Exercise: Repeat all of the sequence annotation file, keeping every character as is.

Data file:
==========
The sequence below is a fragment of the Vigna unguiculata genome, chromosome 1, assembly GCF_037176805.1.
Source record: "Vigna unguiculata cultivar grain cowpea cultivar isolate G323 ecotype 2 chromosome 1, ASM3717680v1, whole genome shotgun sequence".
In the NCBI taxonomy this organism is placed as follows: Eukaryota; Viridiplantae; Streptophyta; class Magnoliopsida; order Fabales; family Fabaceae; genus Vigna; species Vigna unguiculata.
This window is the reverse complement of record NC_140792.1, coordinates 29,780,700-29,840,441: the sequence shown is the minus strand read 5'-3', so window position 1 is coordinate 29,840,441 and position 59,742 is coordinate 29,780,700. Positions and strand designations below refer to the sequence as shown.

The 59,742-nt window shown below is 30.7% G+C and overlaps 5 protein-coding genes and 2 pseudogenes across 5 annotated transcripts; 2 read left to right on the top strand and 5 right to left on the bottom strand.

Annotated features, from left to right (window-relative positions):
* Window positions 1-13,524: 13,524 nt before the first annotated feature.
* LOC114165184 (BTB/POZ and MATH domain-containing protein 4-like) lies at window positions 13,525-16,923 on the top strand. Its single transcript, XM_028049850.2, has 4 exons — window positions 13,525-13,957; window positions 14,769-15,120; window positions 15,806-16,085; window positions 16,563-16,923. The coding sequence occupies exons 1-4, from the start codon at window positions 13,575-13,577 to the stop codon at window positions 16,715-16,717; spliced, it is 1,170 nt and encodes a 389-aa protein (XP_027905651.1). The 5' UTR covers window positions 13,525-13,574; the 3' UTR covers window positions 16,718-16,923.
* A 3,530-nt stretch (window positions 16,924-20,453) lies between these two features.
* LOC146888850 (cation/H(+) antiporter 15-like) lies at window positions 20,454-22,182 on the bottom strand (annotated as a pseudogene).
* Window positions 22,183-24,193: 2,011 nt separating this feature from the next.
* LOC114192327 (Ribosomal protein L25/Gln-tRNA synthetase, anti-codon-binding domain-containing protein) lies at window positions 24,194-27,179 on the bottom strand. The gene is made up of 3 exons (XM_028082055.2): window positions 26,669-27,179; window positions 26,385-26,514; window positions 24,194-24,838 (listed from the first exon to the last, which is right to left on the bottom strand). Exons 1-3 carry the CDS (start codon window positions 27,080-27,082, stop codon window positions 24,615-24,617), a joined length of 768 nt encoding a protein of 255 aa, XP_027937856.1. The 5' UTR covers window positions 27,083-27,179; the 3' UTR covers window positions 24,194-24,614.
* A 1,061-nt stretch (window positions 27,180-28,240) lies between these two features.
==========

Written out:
The sequence below is a fragment of the Vigna unguiculata genome, chromosome 1, assembly GCF_037176805.1.
Source record: "Vigna unguiculata cultivar grain cowpea cultivar isolate G323 ecotype 2 chromosome 1, ASM3717680v1, whole genome shotgun sequence".
In the NCBI taxonomy this organism is placed as follows: Eukaryota; Viridiplantae; Streptophyta; class Magnoliopsida; order Fabales; family Fabaceae; genus Vigna; species Vigna unguiculata.
This window is the reverse complement of record NC_140792.1, coordinates 29,780,700-29,840,441: the sequence shown is the minus strand read 5'-3', so window position 1 is coordinate 29,840,441 and position 59,742 is coordinate 29,780,700. Positions and strand designations below refer to the sequence as shown.

The 59,742-nt window shown below is 30.7% G+C and overlaps 5 protein-coding genes and 2 pseudogenes across 5 annotated transcripts; 2 read left to right on the top strand and 5 right to left on the bottom strand.

Annotated features, from left to right (window-relative positions):
* Window positions 1-13,524: 13,524 nt before the first annotated feature.
* LOC114165184 (BTB/POZ and MATH domain-containing protein 4-like) lies at window positions 13,525-16,923 on the top strand. Its single transcript, XM_028049850.2, has 4 exons — window positions 13,525-13,957; window positions 14,769-15,120; window positions 15,806-16,085; window positions 16,563-16,923. The coding sequence occupies exons 1-4, from the start codon at window positions 13,575-13,577 to the stop codon at window positions 16,715-16,717; spliced, it is 1,170 nt and encodes a 389-aa protein (XP_027905651.1). The 5' UTR covers window positions 13,525-13,574; the 3' UTR covers window positions 16,718-16,923.
* A 3,530-nt stretch (window positions 16,924-20,453) lies between these two features.
* LOC146888850 (cation/H(+) antiporter 15-like) lies at window positions 20,454-22,182 on the bottom strand (annotated as a pseudogene).
* Window positions 22,183-24,193: 2,011 nt separating this feature from the next.
* LOC114192327 (Ribosomal protein L25/Gln-tRNA synthetase, anti-codon-binding domain-containing protein) lies at window positions 24,194-27,179 on the bottom strand. The gene is made up of 3 exons (XM_028082055.2): window positions 26,669-27,179; window positions 26,385-26,514; window positions 24,194-24,838 (listed from the first exon to the last, which is right to left on the bottom strand). Exons 1-3 carry the CDS (start codon window positions 27,080-27,082, stop codon window positions 24,615-24,617), a joined length of 768 nt encoding a protein of 255 aa, XP_027937856.1. The 5' UTR covers window positions 27,083-27,179; the 3' UTR covers window positions 24,194-24,614.
* A 1,061-nt stretch (window positions 27,180-28,240) lies between these two features.